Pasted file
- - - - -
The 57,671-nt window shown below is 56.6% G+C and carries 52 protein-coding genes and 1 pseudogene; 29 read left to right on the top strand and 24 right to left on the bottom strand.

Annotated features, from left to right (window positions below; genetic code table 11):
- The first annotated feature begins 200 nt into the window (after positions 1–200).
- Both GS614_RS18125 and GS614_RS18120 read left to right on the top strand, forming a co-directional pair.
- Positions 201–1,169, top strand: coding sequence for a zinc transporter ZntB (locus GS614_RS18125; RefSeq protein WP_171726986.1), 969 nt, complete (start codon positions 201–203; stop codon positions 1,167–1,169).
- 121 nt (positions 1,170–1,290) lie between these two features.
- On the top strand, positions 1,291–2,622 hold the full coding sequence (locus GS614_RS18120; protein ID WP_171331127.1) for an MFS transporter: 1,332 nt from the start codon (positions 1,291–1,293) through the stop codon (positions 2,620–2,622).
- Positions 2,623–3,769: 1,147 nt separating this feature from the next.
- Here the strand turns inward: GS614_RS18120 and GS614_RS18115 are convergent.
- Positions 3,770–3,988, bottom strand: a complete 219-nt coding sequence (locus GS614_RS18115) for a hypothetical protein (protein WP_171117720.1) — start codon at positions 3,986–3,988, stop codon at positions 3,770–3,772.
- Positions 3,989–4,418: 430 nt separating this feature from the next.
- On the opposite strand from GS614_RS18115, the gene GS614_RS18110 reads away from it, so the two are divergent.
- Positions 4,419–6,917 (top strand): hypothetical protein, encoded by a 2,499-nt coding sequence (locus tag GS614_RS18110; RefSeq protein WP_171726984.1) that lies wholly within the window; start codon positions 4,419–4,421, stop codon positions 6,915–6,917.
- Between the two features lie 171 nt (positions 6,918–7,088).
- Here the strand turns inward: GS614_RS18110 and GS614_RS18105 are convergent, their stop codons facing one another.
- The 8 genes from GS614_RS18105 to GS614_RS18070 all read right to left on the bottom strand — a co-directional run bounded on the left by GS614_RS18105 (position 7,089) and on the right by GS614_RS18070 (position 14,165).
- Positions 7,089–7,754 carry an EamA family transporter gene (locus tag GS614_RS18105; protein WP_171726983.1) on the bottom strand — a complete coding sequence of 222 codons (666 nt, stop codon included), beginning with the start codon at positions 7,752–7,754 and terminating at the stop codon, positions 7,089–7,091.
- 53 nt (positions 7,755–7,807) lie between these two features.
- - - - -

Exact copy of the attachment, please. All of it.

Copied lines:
The 57,671-nt window shown below is 56.6% G+C and carries 52 protein-coding genes and 1 pseudogene; 29 read left to right on the top strand and 24 right to left on the bottom strand.

Annotated features, from left to right (window positions below; genetic code table 11):
- The first annotated feature begins 200 nt into the window (after positions 1–200).
- Both GS614_RS18125 and GS614_RS18120 read left to right on the top strand, forming a co-directional pair.
- Positions 201–1,169, top strand: coding sequence for a zinc transporter ZntB (locus GS614_RS18125; RefSeq protein WP_171726986.1), 969 nt, complete (start codon positions 201–203; stop codon positions 1,167–1,169).
- 121 nt (positions 1,170–1,290) lie between these two features.
- On the top strand, positions 1,291–2,622 hold the full coding sequence (locus GS614_RS18120; protein ID WP_171331127.1) for an MFS transporter: 1,332 nt from the start codon (positions 1,291–1,293) through the stop codon (positions 2,620–2,622).
- Positions 2,623–3,769: 1,147 nt separating this feature from the next.
- Here the strand turns inward: GS614_RS18120 and GS614_RS18115 are convergent.
- Positions 3,770–3,988, bottom strand: a complete 219-nt coding sequence (locus GS614_RS18115) for a hypothetical protein (protein WP_171117720.1) — start codon at positions 3,986–3,988, stop codon at positions 3,770–3,772.
- Positions 3,989–4,418: 430 nt separating this feature from the next.
- On the opposite strand from GS614_RS18115, the gene GS614_RS18110 reads away from it, so the two are divergent.
- Positions 4,419–6,917 (top strand): hypothetical protein, encoded by a 2,499-nt coding sequence (locus tag GS614_RS18110; RefSeq protein WP_171726984.1) that lies wholly within the window; start codon positions 4,419–4,421, stop codon positions 6,915–6,917.
- Between the two features lie 171 nt (positions 6,918–7,088).
- Here the strand turns inward: GS614_RS18110 and GS614_RS18105 are convergent, their stop codons facing one another.
- The 8 genes from GS614_RS18105 to GS614_RS18070 all read right to left on the bottom strand — a co-directional run bounded on the left by GS614_RS18105 (position 7,089) and on the right by GS614_RS18070 (position 14,165).
- Positions 7,089–7,754 carry an EamA family transporter gene (locus tag GS614_RS18105; protein WP_171726983.1) on the bottom strand — a complete coding sequence of 222 codons (666 nt, stop codon included), beginning with the start codon at positions 7,752–7,754 and terminating at the stop codon, positions 7,089–7,091.
- 53 nt (positions 7,755–7,807) lie between these two features.